Testing the Outernet-In-A-Box Virtual Machine Decoder for Windows & Linux

Back in September we posted a tutorial that showed how to set up an Outernet receiver with a Raspberry Pi running their rxOS software and an RTL-SDR, LNA and patch antenna. Recently, Outernet have released a new decoder for Windows and Linux which is very easy to install and run. Outernet is an L-band satellite data service which can be received almost anywhere in the world with an RTL-SDR. They aim to be a “library in the sky”, constantly broadcasting public data like news, books, images/videos and other data files.

The new decoder is a Linux machine that runs in a self contained multiplatform Virtual Box virtual machine. This means that it is a standalone package, and it comes included with the OS, decoder, and all the files needed to make it run. Using a virtual machine eliminates any installation issues due to missing dependencies or libraries. Running the VM in Windows is as easy as double clicking on a .exe file to open it up. Note that you’ll need a relatively modern machine that supports hardware virtualization support (VT-x) (Core 2 or newer). The virtual machine itself is lightweight, and uses less than 50MB of RAM, and has very low CPU usage.

At the moment, the decoder writes files downloaded from the Outernet service to a directory stored in C:\Outernet\downloads. Unlike the Raspberry Pi decoder, there is no web interface for accessing the content, though this will probably be added in future builds. The files can be directly accessed in the Windows/Linux file managers.

To set up the VM on a Windows machine:

  1. Download the Windows .exe archive and open it. When prompted, extract the files to a convenient folder on your PC.
  2. Plug in your RTL-SDR and LNA, and set up your L-band antenna.
  3. In the extracted folder run the outernet.exe file once. This will open the decoder and the first time it is run it will automatically create a folder in C:\Outernet.
  4. If you are in the Europe/Africa and use the Alphasat satellite then you can ignore this step. If you are in another region, close the opened VM, then go to C:\Outernet\Satellites.Available, and then copy the file corresponding to the satellite used in your part of the world over to C:\Outernet\Satellites.Selected. Now reopen the outernet.exe VM.
  5. The decoder should now be showing a good SNR value >2 in the top right information, and the State: should show FRAME LK. The bottom right window should also scroll “Packed written to socket.”
  6. After a few minutes check the C:\Outernet\cache folder for pieces of files. Later check the C:\Outernet\downloads folder for completed files.

Further instructions can be found on their Windows Readme file. Note that as there is no web browser for the files, some will be downloaded as GZipped files, and will need to be unzipped to be viewed. For more information on the Outernet service as well as the hardware requirements see our previous tutorial.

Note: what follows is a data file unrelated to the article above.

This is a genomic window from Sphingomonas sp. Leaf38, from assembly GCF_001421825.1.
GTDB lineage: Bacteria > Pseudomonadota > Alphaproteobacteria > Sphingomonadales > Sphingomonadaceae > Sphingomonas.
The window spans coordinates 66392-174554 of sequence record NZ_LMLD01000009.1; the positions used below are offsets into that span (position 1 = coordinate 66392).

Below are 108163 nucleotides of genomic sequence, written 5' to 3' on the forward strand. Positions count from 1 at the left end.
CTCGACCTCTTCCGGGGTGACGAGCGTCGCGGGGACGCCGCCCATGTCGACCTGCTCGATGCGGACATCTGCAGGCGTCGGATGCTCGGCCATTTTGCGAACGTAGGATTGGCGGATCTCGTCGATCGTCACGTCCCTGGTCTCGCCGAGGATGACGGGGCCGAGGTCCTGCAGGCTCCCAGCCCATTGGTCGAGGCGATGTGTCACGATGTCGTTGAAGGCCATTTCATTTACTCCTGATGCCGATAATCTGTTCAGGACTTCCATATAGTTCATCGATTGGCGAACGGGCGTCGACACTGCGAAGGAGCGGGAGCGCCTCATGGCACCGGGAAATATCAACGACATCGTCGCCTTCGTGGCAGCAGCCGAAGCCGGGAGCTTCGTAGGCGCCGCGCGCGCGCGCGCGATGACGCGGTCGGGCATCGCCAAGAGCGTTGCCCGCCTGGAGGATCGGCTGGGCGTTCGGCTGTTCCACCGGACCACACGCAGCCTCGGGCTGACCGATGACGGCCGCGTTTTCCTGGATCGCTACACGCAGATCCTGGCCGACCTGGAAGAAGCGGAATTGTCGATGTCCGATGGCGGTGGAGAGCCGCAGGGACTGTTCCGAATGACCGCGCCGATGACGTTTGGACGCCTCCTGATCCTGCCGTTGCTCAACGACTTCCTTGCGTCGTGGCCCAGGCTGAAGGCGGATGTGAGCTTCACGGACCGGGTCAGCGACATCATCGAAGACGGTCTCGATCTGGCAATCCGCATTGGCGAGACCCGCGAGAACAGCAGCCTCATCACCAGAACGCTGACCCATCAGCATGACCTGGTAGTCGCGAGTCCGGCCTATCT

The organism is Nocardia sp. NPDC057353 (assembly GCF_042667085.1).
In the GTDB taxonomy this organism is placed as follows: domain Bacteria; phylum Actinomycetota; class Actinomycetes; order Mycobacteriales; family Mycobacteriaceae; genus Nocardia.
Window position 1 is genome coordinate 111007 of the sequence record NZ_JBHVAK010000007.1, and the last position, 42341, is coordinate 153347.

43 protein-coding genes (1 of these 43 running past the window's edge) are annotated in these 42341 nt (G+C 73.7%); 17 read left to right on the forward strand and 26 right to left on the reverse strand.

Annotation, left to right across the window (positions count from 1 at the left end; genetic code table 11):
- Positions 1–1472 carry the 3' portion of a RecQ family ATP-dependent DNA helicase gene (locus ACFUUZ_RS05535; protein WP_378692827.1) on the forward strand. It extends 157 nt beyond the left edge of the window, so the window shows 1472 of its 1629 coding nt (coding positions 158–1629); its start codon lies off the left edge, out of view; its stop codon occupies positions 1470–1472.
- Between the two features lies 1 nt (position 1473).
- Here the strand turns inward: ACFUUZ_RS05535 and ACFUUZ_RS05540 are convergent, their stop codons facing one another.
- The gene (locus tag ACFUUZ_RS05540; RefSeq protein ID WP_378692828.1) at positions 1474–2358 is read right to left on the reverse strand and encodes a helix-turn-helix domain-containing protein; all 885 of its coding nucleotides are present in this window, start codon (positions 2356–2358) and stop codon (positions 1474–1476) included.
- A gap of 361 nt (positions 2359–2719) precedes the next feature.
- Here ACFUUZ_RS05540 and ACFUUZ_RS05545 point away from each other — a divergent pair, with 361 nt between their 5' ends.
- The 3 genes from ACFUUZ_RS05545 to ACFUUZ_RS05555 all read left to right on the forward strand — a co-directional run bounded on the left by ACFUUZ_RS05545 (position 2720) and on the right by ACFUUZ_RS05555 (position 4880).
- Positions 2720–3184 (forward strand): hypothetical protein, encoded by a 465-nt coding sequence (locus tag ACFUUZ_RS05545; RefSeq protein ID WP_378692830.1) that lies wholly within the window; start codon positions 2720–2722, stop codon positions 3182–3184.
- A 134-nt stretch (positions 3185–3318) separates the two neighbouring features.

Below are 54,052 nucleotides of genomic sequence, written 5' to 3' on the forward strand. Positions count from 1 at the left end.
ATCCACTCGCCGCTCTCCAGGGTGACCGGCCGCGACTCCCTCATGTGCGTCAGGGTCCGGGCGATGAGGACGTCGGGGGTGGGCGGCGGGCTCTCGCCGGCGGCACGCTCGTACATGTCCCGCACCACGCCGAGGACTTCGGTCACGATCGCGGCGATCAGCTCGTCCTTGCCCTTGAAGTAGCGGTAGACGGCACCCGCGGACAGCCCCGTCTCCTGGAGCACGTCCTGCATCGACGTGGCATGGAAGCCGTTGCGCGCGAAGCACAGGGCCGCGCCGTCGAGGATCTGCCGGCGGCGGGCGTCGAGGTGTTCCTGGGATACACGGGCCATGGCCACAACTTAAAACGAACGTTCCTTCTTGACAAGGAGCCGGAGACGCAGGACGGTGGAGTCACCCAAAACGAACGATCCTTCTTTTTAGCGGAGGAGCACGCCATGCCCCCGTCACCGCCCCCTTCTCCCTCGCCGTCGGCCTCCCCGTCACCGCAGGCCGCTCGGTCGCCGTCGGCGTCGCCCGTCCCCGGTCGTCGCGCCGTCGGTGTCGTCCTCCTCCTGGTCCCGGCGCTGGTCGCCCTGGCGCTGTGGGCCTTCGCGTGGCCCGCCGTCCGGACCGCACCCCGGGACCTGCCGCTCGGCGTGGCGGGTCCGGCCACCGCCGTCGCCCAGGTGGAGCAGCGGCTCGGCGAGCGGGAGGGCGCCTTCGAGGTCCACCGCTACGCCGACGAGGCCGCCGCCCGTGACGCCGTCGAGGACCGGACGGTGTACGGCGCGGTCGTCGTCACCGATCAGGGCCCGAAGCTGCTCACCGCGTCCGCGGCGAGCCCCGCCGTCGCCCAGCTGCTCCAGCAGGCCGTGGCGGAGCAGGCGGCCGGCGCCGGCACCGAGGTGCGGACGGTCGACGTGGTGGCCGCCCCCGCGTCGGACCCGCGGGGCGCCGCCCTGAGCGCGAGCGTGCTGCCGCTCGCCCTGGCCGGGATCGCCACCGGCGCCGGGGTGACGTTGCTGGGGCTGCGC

We tested out the VM on a Windows laptop for a few hours and was able to receive several GZipped Wikipedia webpages as well as a photo, as shown in the screenshot below.

Files downloaded from Outernet (left). Outernet decoder running in VM (right).
Files downloaded from Outernet (left). Outernet decoder running in VM (right).

9 comments

  1. Mario

    Got the Outernet In A Box working with Windows, working well. So far have received APRS loggings via the ISS. Very interesting!

    98.4 W, 1539.8725 MHz is where to look for the Outernet signal.

  2. Mario

    For the USA I think you have to aim for Inmarsat 3F4 at 98.14 W to get the Outernet signal. Correct me if wrong but will aim for that satellite to see if the signal is there.

  3. Ab

    @dave: we don’t have an agenda as far as content goes.

    @sam: the wikipedia pages are from wikipedias’ own list of recently most popular pages.

    • stuart

      nothing here, decoding Aero 10.5k streams and egc with my rtl and hackrf, good sig on rtl but after a while the virtualbox goes blank
      win 7 64 bit.

  4. Dominic Weston

    It took all of ten seconds (ok twenty) to confirm the software works on a MacBook. Started Parallels, New VM, from image, click continue, point it to the ISO file, Parallels says “unable to detect operating system”, press continue, asks Select OS, I selected More Linux->Mint Linux (I guessed that since I had a Mint VM already set up), ok, continue. VM says no radio, plug in radio, select VM as place to attach radio, radio is detected and shell/dos GUI appears.
    When will people start testing for Mac/OS X compatibility. MacBooks Matter!
    I will step outside later and see how actual reception goes.

  5. Kerteszradio

    It is very interest on me, i will try ! I know probably now just less things available, however the method is quite fascinating. If this work, maybe opens the way another satellite based services. Fortunately the receiver (rtl dongle) already here and ready to work !

  6. Sam

    LOL on the wikipedia pages. A small island off the east coast of Africa, 2 Gymnasts, a potential First Lady and a Porn Star.

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